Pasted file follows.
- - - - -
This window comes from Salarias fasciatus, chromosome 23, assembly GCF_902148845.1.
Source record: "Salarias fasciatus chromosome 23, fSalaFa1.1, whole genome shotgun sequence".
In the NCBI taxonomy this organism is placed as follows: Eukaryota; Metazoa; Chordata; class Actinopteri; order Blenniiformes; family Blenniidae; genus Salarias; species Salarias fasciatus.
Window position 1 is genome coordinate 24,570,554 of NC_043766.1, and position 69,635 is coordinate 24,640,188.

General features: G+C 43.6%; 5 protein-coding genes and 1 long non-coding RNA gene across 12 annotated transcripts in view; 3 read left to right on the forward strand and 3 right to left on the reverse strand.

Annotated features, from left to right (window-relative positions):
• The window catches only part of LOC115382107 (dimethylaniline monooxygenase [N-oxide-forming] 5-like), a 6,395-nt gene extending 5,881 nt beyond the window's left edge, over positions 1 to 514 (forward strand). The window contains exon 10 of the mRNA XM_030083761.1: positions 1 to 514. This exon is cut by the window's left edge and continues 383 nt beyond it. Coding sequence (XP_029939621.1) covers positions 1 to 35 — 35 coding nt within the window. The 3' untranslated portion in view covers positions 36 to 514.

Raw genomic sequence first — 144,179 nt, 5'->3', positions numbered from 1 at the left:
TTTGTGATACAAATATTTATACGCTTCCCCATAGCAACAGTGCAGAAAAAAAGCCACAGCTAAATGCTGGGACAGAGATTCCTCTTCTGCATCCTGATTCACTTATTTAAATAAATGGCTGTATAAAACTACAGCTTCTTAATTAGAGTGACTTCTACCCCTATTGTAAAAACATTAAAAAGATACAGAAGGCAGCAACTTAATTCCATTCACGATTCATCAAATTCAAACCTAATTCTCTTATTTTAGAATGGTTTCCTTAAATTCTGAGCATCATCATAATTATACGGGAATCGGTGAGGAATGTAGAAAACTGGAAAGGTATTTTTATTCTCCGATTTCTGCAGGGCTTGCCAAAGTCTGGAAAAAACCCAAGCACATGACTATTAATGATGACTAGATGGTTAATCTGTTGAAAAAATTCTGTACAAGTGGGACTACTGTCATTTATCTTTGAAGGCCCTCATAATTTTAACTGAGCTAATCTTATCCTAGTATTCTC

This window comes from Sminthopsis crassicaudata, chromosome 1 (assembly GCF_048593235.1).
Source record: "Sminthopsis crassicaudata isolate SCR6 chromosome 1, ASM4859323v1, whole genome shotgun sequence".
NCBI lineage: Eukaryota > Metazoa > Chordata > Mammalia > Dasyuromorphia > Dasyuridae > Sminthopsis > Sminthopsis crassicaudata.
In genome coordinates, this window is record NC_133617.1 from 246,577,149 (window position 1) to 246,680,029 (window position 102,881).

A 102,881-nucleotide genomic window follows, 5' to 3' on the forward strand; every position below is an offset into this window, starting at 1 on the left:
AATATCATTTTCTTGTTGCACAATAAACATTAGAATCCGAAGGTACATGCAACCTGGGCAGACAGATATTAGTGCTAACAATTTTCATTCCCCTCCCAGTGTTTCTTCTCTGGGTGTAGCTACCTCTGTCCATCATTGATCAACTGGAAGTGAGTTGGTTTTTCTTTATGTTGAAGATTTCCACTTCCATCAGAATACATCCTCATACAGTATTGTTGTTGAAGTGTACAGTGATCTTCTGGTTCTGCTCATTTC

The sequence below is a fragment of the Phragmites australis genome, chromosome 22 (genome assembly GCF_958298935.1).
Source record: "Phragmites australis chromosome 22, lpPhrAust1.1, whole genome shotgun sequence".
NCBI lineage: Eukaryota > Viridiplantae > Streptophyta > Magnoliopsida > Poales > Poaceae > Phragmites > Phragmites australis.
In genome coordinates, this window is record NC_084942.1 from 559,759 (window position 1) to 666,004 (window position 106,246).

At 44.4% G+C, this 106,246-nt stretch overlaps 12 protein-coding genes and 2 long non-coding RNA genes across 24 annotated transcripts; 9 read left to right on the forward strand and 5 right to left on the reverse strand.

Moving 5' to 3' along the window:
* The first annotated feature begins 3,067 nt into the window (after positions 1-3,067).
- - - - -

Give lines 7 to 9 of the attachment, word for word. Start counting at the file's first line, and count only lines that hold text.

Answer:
• The window catches only part of LOC115382107 (dimethylaniline monooxygenase [N-oxide-forming] 5-like), a 6,395-nt gene extending 5,881 nt beyond the window's left edge, over positions 1 to 514 (forward strand). The window contains exon 10 of the mRNA XM_030083761.1: positions 1 to 514. This exon is cut by the window's left edge and continues 383 nt beyond it. Coding sequence (XP_029939621.1) covers positions 1 to 35 — 35 coding nt within the window. The 3' untranslated portion in view covers positions 36 to 514.

Raw genomic sequence first — 144,179 nt, 5'->3', positions numbered from 1 at the left:
TTTGTGATACAAATATTTATACGCTTCCCCATAGCAACAGTGCAGAAAAAAAGCCACAGCTAAATGCTGGGACAGAGATTCCTCTTCTGCATCCTGATTCACTTATTTAAATAAATGGCTGTATAAAACTACAGCTTCTTAATTAGAGTGACTTCTACCCCTATTGTAAAAACATTAAAAAGATACAGAAGGCAGCAACTTAATTCCATTCACGATTCATCAAATTCAAACCTAATTCTCTTATTTTAGAATGGTTTCCTTAAATTCTGAGCATCATCATAATTATACGGGAATCGGTGAGGAATGTAGAAAACTGGAAAGGTATTTTTATTCTCCGATTTCTGCAGGGCTTGCCAAAGTCTGGAAAAAACCCAAGCACATGACTATTAATGATGACTAGATGGTTAATCTGTTGAAAAAATTCTGTACAAGTGGGACTACTGTCATTTATCTTTGAAGGCCCTCATAATTTTAACTGAGCTAATCTTATCCTAGTATTCTC